The Sampson Flat bushfires in South Australia are identified as red in this MODIS image featuring an 8-day composite of the Thermal Anomalies and Fire product (MOD14A2) overlaid on a base image of a surface reflectance image (MYD09GA) from January 4, 2015. The surface reflectance image was captured two days after the fires started. In this image you can see the smoke from the fires.
Using satellite imagery, emergency teams can observe fire patterns, durations, and burn scars in an area to help prevent, manage, and predict fires. The Land Processes Distributed Active Archive Center (LP DAAC) distributes several Aqua and Terra Moderate Resolution Imaging Spectroradiometer (MODIS) products that can aid in the identification of fires. The MODIS Thermal Anomalies and Fire (MOD/MYD14) data products highlight active fires in an area. One of the products provides locations of daily fires (MOD14A1), and another provides a composite of fires that occurred in the region within an 8 day period (MOD14A2). These products can be useful in monitoring the location and size of wildfires, track where fires have spread, and even help predict where they could spread. These products, along with a monthly product that shows burned areas (MCD45A1), can assist in surveying past and current fires in an area.
MODIS Fire products are useful for areas that are prone to wildfires, like the country of Australia. Earlier this year the state of South Australia experienced several bushfires in the Sampson Flat area of the Adelaide Hills. A bushfire is a fire that typically spreads rapidly in scrub vegetation or forested areas. The Sampson Flat fires lasted from January 2 – 9 and burned more than 120 square kilometers (approximately 46 square miles) of land, destroying 27 homes, and causing $13 million AUD (approximately $9 million USD) worth of damage. The fires were significantly reduced with the help of rainfall in the region and eventually controlled. Authorities declared these fires to be the worst fires in the Adelaide Hills area during the past 30 years. Fires identified in the area during the time period of January 1 – 8, 2015, are depicted in the image on the right.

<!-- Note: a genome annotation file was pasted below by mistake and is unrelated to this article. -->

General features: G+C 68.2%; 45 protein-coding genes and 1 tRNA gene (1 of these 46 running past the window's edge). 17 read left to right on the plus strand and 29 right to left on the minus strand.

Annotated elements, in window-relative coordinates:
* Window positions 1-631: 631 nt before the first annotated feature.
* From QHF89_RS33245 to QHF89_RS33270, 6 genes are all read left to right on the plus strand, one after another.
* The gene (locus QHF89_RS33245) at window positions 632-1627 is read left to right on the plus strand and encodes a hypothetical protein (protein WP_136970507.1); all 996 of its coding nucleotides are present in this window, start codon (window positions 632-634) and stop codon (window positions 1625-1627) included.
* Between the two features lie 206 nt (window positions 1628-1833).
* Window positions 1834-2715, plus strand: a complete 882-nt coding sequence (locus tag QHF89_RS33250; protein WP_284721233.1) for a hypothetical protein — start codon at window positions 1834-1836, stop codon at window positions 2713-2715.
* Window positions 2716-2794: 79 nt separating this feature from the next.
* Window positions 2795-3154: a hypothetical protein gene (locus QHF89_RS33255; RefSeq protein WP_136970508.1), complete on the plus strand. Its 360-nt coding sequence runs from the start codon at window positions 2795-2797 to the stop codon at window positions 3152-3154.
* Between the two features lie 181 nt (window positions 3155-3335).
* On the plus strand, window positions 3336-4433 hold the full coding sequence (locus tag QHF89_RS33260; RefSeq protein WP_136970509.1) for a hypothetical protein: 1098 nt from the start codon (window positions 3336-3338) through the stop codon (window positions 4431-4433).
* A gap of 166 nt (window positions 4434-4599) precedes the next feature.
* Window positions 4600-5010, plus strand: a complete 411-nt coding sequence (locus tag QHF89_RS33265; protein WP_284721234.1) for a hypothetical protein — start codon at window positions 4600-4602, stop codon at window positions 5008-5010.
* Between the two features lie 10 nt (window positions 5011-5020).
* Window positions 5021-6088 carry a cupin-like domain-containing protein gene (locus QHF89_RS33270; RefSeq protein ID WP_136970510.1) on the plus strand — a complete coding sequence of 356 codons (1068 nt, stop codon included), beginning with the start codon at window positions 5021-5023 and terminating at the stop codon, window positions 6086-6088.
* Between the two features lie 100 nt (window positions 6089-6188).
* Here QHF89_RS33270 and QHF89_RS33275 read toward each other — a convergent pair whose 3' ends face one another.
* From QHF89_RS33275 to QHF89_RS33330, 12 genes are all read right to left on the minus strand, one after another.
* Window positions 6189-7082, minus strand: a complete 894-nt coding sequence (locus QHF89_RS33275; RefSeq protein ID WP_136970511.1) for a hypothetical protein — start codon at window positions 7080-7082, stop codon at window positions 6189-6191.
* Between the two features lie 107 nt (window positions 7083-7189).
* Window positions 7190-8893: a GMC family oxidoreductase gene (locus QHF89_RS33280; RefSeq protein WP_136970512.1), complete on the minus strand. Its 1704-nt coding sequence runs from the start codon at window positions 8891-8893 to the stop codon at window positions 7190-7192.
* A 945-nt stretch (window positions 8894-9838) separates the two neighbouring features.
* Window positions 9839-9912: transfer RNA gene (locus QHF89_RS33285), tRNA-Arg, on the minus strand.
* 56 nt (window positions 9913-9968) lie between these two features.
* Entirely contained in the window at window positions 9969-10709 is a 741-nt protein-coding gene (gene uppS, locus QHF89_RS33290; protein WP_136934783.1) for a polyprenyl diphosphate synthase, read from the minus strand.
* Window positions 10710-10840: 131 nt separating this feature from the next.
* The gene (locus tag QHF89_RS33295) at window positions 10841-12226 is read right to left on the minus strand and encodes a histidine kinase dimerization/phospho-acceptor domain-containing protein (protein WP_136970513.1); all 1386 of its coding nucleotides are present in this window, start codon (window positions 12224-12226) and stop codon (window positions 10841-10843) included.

While Australia has already had many fires throughout 2015, according to the Australian Government’s Cooperative Research Centres Programme, fire activity during the fire danger season from November 2015 to April 2016 is predicted to be above normal in many parts of the country. The increase in predicted fire activity is attributed to many factors, including El Niño and the warming of ocean and sea temperatures, significantly lower average rainfalls in some areas over the last 10 years, and record breaking temperatures throughout the year in many parts of the county. Many of these factors are causing drier soil and vegetation in the region, which can easily ignite.
By the beginning of October, before the fire danger season officially started, the southeastern Australian state of Victoria had already experienced 160 bushfires. One of the fires near Lancefield, Victoria, featured in the image below, began as a controlled burn and became uncontrolled on a windy day. The fire went on to burn 40 square kilometers (approximately 15 square miles) and impacted properties and the lives of residents in the area. As the fire season continues to develop, officials and scientists can keep an eye on fires using the MODIS products mentioned above and other data sources.
Authors note: Since the time of publication the MCD45A1 product has been replaced with the MCD64A1 product.
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Material written by Danielle Golon1
1 Innovate!, Inc., contractor to the U.S. Geological Survey, Earth Resources Observation and Science (EROS) Center, Sioux Falls, South Dakota, USA. Work performed under USGS contract G15PD00766 for LP DAAC2.
2 LP DAAC Work performed under NASA contract NNG14HH33I.